Didn’t Howard appeal to his ‘base’ to increase support, rather than reaching out?

    For example, the bait and switch he pulled on Latham in regard to Tassie old growth forests – pretend you’re going to match Latham’s protection of forests, but then release a package to ensure forestry jobs.

    Also, didn’t Labor’s polling improve (from a dire base, yes) after the budget?

    Seems to me a lot of voters are looking for a reason to consider voting for Labor – looking after less wealthy Australians seems like a good enough reason to many.

  3. KEVIN-ONE-SEVEN on 24th May 2012 4:50 pm

    Piping – correct me if I’m wrong, but you seem to be saying that because union membership in this country has declined substantially there is no division between capital and labor and there are no pluses for labor in appealing to its traditional base. Well, if that’s true, why did the Work Choices campaign resonate so widely in the electorate. Rudd certainly stood for one thing and that was NO work choices. That went down a treat in the electorate.
    Indeed, there is a huge slice of the electorate out there who feel even more vulnerable because they know they don’t even have the protection of a union. Labor should be appealing to those voters and generating a bit of class envy. Attack the banks, attack the Boganaires, get stuck into the mining companies. Hit the envy button in middle and working class Australia and watch the voters come back. Voters like it when politicians have convictions, even when they don’t necessarily agree with them.
    The only way that Gillard can pull herself back from the abyss is to find some big enemies and go in hard. However, unfortunately, the retail politicians and pragmatism rule in this government.

  4. Craig Lawton on 24th May 2012 5:13 pm

    I agree with F. We’ll get a coaltion government that does nothing much because it doesn’t have a vision or agenda.

    They could blink on NBN because of the Nationals and it won’t repeal the mining or carbon tax because it will find a “black hole” as all new governments do. It will implement a few public service suggestions.

    Rudd had a story about infrastructure and not wasting the boom, but then got lost in GFC and poll-driven madness.

    Abbott, as stated repeatedly in his budget reply, is a return to the good ol’ Howard days which people ultimately rejected. Because Howard was about people feeling comfortable.

    Hopefully out of the European crisis and the US recovery we may start to see a semblence of Western political direction which either of our visionless lackies can borrow and adapt. But pretty much won’t matter who’s there.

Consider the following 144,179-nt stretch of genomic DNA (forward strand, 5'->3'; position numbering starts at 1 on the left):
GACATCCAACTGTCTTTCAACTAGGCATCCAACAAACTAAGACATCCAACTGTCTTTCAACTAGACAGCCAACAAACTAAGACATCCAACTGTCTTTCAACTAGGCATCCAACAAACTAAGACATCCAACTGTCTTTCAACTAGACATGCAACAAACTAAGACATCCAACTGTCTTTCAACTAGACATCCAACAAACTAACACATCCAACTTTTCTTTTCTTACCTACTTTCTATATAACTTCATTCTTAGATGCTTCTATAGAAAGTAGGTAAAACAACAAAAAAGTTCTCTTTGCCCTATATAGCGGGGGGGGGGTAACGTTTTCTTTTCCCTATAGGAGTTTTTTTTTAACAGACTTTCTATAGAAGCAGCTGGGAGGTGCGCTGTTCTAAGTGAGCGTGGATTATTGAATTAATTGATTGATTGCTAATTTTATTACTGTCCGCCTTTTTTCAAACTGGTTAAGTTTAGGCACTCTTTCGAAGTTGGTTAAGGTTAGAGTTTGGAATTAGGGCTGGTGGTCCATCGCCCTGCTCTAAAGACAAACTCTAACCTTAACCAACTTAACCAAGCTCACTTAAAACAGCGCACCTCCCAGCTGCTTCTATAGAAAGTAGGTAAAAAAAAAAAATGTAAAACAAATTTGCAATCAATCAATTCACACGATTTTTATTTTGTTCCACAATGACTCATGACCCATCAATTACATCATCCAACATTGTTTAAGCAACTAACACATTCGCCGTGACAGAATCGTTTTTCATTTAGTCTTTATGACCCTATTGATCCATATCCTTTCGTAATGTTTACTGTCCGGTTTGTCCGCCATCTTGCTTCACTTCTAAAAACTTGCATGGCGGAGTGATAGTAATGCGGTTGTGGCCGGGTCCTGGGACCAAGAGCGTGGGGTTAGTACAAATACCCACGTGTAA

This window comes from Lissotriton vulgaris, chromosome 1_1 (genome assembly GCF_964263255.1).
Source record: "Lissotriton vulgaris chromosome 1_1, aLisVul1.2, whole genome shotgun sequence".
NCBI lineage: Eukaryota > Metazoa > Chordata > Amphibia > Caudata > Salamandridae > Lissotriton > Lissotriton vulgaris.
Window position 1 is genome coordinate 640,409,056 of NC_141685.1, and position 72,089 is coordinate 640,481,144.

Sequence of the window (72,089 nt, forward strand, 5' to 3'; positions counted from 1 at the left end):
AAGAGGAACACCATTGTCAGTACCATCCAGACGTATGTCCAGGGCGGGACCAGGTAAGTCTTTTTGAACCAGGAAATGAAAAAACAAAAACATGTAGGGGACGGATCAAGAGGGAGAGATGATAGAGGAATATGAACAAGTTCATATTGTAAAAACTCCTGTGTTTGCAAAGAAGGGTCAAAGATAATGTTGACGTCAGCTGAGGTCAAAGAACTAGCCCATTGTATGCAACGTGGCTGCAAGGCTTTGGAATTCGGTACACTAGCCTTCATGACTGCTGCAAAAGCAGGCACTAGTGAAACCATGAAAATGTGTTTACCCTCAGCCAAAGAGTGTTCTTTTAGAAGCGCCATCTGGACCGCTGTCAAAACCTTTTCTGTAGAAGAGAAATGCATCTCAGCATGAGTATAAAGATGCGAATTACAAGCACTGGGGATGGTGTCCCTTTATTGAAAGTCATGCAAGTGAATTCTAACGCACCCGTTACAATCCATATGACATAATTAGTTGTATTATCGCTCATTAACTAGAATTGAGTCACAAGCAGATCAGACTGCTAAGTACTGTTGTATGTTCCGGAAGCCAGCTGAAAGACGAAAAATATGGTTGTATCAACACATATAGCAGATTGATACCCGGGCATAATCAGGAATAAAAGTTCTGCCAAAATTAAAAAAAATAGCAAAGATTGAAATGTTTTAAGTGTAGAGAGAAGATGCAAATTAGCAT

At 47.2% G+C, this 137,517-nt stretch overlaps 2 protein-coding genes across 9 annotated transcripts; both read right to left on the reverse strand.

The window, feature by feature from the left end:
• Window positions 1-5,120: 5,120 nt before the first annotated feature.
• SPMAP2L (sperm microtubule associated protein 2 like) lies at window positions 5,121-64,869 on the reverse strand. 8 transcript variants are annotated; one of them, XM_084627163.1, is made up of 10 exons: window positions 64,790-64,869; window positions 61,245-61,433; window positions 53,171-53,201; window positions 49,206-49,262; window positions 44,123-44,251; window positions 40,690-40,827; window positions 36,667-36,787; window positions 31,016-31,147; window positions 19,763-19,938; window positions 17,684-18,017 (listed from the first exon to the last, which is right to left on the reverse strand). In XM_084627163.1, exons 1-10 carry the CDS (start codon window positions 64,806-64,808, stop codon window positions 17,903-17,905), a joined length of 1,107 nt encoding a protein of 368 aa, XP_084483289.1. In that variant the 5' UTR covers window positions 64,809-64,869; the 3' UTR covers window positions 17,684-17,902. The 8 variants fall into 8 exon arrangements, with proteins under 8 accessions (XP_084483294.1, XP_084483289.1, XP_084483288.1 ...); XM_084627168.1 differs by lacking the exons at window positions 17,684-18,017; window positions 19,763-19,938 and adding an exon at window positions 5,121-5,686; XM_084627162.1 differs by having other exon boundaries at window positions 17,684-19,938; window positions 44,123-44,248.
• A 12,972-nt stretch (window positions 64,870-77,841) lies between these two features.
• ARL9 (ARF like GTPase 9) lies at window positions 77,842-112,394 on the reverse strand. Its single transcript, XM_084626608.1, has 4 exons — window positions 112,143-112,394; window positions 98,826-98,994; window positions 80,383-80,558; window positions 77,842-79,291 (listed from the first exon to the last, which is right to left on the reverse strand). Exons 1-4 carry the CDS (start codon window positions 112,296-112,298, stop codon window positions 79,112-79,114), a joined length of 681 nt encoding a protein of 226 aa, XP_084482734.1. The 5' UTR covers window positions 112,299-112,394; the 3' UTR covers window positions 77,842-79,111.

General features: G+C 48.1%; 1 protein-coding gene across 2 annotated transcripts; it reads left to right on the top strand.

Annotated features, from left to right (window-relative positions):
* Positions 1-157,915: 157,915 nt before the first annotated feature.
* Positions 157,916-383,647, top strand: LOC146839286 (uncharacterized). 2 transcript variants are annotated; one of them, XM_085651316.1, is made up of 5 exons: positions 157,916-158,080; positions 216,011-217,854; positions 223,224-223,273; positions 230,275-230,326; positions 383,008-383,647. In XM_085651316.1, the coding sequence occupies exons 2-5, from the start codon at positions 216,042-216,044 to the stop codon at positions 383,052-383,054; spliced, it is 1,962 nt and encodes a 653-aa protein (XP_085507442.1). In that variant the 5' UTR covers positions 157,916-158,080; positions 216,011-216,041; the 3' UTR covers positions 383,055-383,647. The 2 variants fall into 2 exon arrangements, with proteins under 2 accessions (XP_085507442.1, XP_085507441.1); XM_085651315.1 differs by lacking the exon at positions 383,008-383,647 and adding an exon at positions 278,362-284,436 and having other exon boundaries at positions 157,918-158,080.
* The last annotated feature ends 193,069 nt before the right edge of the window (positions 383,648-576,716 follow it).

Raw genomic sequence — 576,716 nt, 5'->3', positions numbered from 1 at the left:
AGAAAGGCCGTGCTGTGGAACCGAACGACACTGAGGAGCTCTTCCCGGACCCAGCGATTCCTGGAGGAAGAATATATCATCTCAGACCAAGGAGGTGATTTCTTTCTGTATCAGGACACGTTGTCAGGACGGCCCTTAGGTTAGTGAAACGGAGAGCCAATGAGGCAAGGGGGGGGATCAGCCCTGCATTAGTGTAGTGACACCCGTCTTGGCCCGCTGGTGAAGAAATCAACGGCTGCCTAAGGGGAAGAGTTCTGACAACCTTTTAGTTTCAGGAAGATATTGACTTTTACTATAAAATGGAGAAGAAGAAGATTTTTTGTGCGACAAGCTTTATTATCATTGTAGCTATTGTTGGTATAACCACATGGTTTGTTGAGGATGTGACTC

But that is a hope…

  5. The Piping Shrike on 24th May 2012 5:59 pm

    Australian electoral history is littered with the political carcasses of “conviction” politicians. Keating was a conviction politician who won one election when he back-tracked on his zeal for economic reform against another “conviction” politician Hewson – but then went down heavily in the next election against Howard who stood for not very much at all. Howard was chock full of convictions when Rudd came in; Workchoices, immigration, national security, Kyoto, no apology – and he still lost.

    Electoral success has usually gone to those parties who can bring a pragmatic response to the issue of the day. The problem is that neither party has any pragmatic response to bring, so over the last decade we have had this myth that they need to be “conviction” politicians instead to fill the gap. But it has nothing to do with the politician’s character, but who they represent.

    That’s why Rudd was/is so popular, he is the first politician to have successfully adapted to the fact that neither parties represent anything much in society. It obviously had nothing to do with Workchoices, a campaign he toned down as soon as he took over from Beazley.

    Abbott is unpopular precisely because beneath all the twisting and turning people suspect he has “convictions” that he is itching to bring out. I would have said six months ago that we were more likely heading towards a NSW result because the Liberals would normalise by dumping Abbott. I’m now less convinced, I think Labor’s shenanigans have encouraged the Liberals “to firm up” based on the mis-guided belief that there is appetite for a right-wing agenda. That’s why I suspect more chaos is to come.

  6. Dr_Tad on 25th May 2012 11:47 am

    I think that’s right, TPS, the Liberals will see this as their “chance” and try to unleash the dogs of war. They misread the ALP’s crisis as being a sign that their own crisis has been resolved, which it hasn’t.

    The problem for the Rudd-style option is that it rests on an inherently unstable configuration also, and so has a limited lifespan. There simply is no easy way to rebuild anything like a stable political order. If economic crisis hits hard at some point things may turn out even more spectacular than the meltdown in Greece.

  7. Dr_Tad on 25th May 2012 11:50 am